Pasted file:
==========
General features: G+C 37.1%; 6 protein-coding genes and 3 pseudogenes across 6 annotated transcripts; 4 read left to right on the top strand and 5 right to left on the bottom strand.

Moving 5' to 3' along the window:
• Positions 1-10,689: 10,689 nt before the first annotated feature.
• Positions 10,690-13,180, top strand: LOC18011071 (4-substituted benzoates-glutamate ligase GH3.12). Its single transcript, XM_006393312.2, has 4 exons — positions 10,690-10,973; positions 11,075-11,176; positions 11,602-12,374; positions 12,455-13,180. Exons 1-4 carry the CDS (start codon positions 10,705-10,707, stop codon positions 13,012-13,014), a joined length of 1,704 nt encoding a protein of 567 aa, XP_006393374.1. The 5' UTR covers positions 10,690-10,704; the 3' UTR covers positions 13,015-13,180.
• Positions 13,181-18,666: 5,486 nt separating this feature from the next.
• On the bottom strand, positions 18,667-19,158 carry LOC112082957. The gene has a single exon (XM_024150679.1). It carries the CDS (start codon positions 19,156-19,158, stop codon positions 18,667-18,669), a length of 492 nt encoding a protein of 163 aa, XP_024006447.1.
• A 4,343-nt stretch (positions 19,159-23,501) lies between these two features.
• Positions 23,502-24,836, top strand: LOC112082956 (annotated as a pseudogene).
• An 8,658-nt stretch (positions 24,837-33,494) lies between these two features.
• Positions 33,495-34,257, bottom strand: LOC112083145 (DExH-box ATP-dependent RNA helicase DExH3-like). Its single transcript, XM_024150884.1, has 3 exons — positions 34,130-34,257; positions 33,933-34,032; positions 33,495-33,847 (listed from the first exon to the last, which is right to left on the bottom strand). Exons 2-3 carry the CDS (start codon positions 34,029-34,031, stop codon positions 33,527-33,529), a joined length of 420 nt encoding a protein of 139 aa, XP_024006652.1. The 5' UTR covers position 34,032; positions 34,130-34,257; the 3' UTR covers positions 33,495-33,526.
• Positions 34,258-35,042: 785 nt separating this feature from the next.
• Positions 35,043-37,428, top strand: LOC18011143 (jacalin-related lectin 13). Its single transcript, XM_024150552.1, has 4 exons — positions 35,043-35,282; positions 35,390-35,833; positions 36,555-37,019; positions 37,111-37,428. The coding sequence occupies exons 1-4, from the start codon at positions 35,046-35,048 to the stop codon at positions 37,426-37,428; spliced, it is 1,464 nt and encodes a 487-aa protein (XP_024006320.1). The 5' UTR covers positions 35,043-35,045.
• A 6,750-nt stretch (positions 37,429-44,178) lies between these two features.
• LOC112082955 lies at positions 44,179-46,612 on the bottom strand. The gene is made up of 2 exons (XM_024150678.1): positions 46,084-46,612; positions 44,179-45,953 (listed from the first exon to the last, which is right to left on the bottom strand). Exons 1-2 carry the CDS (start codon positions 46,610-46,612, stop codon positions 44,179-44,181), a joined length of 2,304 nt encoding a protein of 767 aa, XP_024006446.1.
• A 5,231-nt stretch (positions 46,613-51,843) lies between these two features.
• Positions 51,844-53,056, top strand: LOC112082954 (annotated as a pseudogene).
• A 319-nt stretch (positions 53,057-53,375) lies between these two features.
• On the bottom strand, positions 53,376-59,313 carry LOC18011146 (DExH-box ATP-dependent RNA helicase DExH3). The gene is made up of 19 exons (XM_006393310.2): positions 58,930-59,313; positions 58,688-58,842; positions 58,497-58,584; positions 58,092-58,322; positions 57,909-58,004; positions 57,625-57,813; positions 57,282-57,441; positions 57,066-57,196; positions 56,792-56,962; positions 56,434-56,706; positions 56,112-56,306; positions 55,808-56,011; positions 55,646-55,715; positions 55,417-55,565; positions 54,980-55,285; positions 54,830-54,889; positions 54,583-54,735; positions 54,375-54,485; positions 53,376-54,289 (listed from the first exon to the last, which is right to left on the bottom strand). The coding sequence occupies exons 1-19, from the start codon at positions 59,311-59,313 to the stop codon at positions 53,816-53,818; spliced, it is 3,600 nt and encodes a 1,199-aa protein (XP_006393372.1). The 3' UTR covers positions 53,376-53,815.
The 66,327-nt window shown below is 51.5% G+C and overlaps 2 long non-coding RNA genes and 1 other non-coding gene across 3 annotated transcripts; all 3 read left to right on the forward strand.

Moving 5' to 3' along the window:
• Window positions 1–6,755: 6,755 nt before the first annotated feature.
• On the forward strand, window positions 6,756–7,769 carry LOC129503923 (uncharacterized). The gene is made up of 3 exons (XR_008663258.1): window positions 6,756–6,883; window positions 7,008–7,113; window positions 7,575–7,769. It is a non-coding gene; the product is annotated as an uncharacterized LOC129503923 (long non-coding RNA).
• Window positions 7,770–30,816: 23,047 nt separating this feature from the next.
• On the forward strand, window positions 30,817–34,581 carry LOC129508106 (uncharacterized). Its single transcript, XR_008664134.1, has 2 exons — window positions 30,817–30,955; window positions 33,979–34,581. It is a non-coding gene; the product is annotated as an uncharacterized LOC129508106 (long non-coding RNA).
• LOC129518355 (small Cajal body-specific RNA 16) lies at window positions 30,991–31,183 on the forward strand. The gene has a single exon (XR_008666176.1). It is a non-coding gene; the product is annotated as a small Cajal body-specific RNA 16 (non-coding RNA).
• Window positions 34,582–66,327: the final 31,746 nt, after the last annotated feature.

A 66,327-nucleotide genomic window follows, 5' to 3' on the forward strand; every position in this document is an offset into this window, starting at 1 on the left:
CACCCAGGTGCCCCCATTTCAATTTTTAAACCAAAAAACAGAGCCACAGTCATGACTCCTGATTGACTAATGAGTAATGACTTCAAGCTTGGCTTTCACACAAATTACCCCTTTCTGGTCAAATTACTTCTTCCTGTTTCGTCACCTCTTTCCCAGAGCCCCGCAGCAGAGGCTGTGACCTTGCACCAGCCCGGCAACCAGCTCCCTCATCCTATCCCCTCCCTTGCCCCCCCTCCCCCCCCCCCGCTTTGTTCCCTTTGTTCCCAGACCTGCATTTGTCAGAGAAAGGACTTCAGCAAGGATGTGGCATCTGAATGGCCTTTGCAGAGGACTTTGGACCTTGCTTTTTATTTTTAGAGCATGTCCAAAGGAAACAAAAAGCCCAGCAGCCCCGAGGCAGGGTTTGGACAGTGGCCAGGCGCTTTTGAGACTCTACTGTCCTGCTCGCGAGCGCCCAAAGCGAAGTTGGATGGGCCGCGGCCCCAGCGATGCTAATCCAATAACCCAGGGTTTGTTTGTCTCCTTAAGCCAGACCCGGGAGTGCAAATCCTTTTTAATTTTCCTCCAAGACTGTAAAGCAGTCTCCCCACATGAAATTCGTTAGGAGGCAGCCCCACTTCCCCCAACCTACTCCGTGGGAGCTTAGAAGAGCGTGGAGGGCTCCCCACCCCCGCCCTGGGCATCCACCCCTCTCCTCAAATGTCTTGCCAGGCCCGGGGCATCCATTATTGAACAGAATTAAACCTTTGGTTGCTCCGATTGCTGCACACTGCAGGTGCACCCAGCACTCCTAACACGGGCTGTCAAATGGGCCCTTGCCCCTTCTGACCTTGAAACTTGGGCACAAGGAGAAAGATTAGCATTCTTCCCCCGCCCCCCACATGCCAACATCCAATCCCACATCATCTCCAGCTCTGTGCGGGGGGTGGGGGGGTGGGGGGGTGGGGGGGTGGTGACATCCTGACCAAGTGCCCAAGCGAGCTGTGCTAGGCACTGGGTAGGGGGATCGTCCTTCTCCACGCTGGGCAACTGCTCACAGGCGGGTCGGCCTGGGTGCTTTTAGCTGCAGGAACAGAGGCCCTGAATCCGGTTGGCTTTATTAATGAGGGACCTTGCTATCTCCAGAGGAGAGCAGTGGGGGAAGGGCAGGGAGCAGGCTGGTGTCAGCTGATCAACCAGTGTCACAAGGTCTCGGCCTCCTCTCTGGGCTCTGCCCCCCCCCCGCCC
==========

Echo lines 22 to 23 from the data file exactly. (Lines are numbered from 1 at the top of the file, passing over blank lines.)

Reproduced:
• On the forward strand, window positions 6,756–7,769 carry LOC129503923 (uncharacterized). The gene is made up of 3 exons (XR_008663258.1): window positions 6,756–6,883; window positions 7,008–7,113; window positions 7,575–7,769. It is a non-coding gene; the product is annotated as an uncharacterized LOC129503923 (long non-coding RNA).
• Window positions 7,770–30,816: 23,047 nt separating this feature from the next.